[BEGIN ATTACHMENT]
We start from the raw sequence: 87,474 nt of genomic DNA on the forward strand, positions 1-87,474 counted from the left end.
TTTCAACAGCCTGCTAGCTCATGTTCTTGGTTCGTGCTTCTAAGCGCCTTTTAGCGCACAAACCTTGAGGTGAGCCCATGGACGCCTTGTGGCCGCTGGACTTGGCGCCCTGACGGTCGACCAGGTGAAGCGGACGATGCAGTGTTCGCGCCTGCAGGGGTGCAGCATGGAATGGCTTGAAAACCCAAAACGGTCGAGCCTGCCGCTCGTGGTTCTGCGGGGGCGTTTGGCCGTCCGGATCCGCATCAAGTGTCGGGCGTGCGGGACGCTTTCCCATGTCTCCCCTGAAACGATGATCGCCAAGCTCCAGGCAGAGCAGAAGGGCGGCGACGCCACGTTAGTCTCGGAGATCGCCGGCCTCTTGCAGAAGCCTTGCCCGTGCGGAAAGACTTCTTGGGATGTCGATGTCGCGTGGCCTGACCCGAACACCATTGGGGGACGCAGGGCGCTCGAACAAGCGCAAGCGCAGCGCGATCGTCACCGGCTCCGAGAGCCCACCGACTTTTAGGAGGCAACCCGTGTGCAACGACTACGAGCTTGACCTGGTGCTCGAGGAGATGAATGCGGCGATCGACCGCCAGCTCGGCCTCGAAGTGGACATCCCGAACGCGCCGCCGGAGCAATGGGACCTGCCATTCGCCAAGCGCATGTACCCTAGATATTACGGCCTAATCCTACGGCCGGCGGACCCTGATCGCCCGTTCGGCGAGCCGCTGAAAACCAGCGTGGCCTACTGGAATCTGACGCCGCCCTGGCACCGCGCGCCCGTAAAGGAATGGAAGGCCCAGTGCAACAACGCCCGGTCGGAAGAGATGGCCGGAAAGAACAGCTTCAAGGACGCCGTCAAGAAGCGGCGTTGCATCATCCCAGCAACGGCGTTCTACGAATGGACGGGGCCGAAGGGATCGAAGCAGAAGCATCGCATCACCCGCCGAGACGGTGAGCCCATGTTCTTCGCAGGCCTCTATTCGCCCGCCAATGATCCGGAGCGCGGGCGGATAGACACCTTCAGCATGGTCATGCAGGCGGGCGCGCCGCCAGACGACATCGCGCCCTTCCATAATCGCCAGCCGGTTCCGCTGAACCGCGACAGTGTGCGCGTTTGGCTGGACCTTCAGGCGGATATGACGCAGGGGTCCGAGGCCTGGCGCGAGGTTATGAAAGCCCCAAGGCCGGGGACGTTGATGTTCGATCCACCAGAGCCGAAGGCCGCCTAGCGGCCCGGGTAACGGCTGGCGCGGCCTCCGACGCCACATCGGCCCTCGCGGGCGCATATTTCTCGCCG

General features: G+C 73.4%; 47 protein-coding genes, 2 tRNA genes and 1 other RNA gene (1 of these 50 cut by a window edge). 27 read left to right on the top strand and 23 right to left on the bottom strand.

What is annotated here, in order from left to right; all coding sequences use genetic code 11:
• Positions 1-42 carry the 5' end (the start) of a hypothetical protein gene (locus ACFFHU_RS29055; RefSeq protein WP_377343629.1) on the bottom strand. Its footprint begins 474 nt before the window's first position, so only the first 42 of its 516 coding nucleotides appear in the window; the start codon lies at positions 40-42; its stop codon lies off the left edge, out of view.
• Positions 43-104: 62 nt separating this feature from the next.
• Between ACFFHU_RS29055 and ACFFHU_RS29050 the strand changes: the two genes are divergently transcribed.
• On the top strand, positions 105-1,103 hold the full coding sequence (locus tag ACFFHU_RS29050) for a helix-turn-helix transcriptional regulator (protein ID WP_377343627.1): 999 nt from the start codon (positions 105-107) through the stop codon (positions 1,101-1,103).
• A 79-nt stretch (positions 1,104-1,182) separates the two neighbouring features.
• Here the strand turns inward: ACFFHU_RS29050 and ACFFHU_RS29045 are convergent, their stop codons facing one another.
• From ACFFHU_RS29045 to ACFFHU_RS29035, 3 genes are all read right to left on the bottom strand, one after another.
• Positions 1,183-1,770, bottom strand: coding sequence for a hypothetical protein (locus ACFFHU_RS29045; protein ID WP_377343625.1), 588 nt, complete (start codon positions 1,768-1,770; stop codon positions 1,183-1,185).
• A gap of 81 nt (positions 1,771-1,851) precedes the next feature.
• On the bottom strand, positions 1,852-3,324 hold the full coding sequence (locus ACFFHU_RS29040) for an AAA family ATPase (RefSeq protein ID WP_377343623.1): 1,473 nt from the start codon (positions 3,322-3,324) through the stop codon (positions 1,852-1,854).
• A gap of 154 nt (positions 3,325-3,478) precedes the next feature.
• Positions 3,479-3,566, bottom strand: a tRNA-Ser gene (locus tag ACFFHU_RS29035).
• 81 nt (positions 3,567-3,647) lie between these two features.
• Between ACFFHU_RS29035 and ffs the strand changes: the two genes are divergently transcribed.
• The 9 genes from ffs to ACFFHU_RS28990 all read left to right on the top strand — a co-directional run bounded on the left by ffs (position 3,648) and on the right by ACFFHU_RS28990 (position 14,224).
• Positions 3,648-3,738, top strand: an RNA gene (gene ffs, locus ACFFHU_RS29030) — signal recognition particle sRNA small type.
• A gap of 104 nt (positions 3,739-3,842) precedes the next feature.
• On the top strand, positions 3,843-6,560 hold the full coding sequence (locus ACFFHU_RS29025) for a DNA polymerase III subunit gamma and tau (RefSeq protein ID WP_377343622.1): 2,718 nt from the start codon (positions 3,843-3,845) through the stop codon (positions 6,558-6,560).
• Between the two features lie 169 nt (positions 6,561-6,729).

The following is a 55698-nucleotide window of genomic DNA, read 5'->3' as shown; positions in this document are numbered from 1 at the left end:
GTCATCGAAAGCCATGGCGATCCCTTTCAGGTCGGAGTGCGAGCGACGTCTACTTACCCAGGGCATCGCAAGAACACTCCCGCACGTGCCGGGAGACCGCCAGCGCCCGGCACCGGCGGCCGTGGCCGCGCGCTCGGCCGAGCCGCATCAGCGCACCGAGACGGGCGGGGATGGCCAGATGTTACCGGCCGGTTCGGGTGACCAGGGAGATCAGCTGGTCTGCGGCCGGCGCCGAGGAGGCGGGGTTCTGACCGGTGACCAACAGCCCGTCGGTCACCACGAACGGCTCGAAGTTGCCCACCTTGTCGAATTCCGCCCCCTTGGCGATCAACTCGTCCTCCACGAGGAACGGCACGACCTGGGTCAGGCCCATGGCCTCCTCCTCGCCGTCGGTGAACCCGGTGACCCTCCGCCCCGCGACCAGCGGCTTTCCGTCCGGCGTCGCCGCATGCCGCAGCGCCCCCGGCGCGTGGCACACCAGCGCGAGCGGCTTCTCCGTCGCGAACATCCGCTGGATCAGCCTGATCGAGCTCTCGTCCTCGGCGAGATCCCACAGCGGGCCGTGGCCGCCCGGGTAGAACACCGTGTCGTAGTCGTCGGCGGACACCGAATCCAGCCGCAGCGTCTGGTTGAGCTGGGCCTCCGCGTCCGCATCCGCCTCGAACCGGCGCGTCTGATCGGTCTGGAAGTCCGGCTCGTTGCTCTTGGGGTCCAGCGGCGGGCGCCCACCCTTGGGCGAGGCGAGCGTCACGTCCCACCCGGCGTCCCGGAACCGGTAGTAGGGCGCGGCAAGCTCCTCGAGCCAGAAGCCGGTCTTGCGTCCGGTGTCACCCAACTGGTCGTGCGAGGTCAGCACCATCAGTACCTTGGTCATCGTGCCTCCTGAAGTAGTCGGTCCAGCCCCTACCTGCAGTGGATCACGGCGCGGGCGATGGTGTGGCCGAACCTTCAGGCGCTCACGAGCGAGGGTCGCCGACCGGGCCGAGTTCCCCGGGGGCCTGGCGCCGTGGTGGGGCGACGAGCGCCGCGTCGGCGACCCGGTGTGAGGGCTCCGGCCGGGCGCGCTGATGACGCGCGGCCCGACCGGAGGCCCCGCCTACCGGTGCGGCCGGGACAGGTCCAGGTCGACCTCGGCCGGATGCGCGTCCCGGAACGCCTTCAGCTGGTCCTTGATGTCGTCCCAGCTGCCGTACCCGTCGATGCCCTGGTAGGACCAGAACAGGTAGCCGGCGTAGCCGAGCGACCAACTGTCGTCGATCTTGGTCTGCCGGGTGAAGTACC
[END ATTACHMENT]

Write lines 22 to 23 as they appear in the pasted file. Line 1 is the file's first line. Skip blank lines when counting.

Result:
• On the top strand, positions 3,843-6,560 hold the full coding sequence (locus ACFFHU_RS29025) for a DNA polymerase III subunit gamma and tau (RefSeq protein ID WP_377343622.1): 2,718 nt from the start codon (positions 3,843-3,845) through the stop codon (positions 6,558-6,560).
• Between the two features lie 169 nt (positions 6,561-6,729).